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Rail Around Birmingham
& the West Midlands

Rail Around Birmingham & the West Midlands

 

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Bridgnorth station on the Severn Valley Railway
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Bridgnorth Station

1862 - 1963:1965 - Present

Opened by the Severn Valley Railway - a private railway company under the close paternalism of the GWR into whom it would shortly be absorbed - in 1862, Bridgnorth was a major station on the line that then ran from Hartlebury Junction through to Shrewsbury. The station succumbed to closure in 1963 however, from 1965 onwards the Severn Valley Railway Society was formed and prevented the site from degeneration into ruin and ultimately saved it from demolition! As with the rest of the operational stations on this line, the modern-day SVR have done a fantastic job of maintaining the feel of an operational steam railway with great attention paid to detail as I hope the photographs below will show. Bridgnorth now forms the end of the line for the SVR as the section of line North from this station is unfortunately now blocked by development. Above we see the entrance to the station booking hall.

 
Bridgnorth station booking hall and Kidderminster platform
Bridgnorth station facing Kidderminster through the footbridge
 

Above-left we have walked through the booking hall and emerged onto the Kidderminster platform and are looking at the trackside of the station building: not the signal box ahead and the GWR trademark darted fringe along the canopy. Above-right we are still on the Kidderminster platform but have turned to face Kidderminster through the footbridge.

 
'Left Luggage' office on the Kidderminster platform
Corrugated iron 'hut'
 

Above-left we see the 'Left Luggage' office on the Kidderminster platform and the signal box beyond. Above-right we have walked to the other end of the station and can see a corrugated iron 'hut' on the platform reminiscent in construction material of many of the GWR halt/platform pagodas.

 
Bridgnorth station signal box
Platform water tower
 

Above-left we take a closer look at the signal box, complete with fire buckets and the nice touch of a period milk churn placed on the platform. Above-right, at the other end of the station, we see a water hose which, unfortunately on my visit was not used but I was informed that it was fully functional.

 
A class 73 waits in sidings
Stanier Class 5 4-6-0 No.45110 (originally LMS number 5110)
 

Above-left we have turned 180 degrees from the previous shot to watch the line head-off towards Kidderminster. A class 73 waits in sidings at the head of a crane train. Above-right we have mounted the footbridge which provides a great vantage point for viewing the entire site. We are looking North as Stanier Class 5 4-6-0 No.45110 (originally LMS number 5110) hisses away beneath us.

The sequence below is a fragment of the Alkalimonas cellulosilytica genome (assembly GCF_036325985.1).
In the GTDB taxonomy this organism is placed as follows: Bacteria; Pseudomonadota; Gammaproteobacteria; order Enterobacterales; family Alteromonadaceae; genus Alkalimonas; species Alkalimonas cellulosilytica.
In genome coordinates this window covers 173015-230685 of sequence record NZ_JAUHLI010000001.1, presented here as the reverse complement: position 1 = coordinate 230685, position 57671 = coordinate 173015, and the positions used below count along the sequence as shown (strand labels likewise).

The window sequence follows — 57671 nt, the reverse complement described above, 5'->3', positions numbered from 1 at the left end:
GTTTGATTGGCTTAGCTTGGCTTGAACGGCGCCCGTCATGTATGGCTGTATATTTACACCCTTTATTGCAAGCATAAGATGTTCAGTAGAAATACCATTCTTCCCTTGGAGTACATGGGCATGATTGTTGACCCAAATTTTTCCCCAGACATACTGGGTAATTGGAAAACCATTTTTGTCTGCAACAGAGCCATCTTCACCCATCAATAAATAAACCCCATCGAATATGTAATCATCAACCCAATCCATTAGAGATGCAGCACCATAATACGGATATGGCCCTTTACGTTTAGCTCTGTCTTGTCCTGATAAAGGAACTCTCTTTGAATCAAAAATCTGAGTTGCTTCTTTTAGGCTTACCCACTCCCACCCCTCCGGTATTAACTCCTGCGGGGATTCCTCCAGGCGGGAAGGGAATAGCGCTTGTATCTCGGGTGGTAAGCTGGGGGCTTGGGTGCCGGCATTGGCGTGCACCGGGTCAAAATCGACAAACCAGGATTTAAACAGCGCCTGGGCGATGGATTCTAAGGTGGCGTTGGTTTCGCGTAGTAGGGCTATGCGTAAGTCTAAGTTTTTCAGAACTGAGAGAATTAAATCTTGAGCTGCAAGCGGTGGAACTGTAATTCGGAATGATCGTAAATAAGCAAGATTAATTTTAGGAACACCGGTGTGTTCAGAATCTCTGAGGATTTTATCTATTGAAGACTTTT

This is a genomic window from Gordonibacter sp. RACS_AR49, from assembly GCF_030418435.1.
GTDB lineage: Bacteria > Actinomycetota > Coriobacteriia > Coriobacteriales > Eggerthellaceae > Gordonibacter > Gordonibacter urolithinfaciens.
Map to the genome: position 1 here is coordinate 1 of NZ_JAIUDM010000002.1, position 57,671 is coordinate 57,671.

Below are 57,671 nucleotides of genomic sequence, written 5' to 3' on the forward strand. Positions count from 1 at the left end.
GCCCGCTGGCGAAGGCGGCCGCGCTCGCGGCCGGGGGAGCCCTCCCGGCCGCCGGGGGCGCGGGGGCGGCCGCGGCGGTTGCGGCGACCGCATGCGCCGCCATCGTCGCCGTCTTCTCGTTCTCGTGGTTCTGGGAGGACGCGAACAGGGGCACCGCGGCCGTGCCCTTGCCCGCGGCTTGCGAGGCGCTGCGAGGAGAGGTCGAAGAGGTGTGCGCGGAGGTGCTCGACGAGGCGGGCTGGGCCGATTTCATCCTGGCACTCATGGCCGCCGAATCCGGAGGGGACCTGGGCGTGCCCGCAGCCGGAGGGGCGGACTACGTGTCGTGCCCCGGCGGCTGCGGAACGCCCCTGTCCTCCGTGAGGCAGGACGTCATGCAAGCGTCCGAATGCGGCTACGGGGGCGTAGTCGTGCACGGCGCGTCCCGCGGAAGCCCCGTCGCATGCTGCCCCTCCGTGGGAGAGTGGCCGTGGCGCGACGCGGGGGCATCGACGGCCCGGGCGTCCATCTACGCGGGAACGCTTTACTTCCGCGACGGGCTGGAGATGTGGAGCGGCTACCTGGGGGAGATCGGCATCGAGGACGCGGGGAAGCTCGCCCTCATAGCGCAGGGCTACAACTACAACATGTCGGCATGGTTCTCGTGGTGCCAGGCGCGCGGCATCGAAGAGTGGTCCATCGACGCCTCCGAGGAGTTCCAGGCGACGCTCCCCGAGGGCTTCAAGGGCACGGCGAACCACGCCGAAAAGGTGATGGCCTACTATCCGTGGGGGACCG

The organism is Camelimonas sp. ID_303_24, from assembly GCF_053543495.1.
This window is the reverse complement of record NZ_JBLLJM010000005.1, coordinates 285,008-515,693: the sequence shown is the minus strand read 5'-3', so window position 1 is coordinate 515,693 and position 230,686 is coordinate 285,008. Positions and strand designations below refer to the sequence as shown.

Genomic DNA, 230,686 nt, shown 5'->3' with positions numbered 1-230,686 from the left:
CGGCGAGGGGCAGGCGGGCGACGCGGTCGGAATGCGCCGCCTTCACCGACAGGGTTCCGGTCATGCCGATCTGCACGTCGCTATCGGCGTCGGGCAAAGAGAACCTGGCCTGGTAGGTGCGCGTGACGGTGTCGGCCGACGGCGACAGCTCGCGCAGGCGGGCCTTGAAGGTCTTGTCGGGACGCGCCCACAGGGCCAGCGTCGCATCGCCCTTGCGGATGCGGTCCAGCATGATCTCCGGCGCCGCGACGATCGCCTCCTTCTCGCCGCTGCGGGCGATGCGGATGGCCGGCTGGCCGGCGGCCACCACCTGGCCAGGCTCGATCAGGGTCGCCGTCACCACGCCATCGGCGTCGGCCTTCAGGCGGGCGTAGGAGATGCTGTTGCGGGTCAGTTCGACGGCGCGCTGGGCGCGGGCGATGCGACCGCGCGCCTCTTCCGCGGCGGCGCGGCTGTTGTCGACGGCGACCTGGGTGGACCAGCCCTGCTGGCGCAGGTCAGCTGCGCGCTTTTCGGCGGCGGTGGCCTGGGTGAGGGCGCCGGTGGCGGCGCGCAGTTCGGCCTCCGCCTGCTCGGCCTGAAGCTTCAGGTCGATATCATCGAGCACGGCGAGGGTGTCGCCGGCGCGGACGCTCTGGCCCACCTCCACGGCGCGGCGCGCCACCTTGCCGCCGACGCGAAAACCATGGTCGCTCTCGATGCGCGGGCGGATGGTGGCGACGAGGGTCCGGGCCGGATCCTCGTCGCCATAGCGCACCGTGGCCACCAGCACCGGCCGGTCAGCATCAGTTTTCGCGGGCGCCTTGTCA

Stanier Class 8F 2-8-0 No. 48773 in steam in the yard
Class 15XX 2-6-0PT No.1501 prepares to depart
 

Above-left we have turned to the left from out previous photograph to view the Bridgnorth loco shed which was busy on my visit. Here we see Stanier Class 8F 2-8-0 No. 48773 in steam in the yard and beyond, a class 08 diesel shunter and the seemingly omnipresent preserved railway mainstay Thomas the Tank Engine! Above-right we are looking towards Kidderminster as a train hauled by Class 15XX 2-6-0PT No.1501 prepares to depart.

 
Bridgnorth station view with footbridge
Bridgnorth station platform waiting room
 

Above-left, to gain some perspective, this view is from the Southern end of the Kidderminster platform looking North. Above-right we take a look in the ex-Northbound platform waiting room (which can just be discerned to the left of 45110 in the previous shot) which shows great detail including porter's trolley, period notices and luggage under the benches. This is a fantastic site to visit and I would urge everyone to take a look however, I would recommend visiting outside public holidays if you really want to get the most out of your visit as there are few people to walk into your shots should you wish to take photographs, the staff are free and more than willing to have a chat and you can really get into the atmosphere and sounds of the railway without interruption - if you visit during holidays the converse is true: this is a really popular preserved railway and enjoys significant passenger traffic which is great for its continued growth and economic wellbeing but a bind if, like me, you enjoy a leisurely amble around such places!

 

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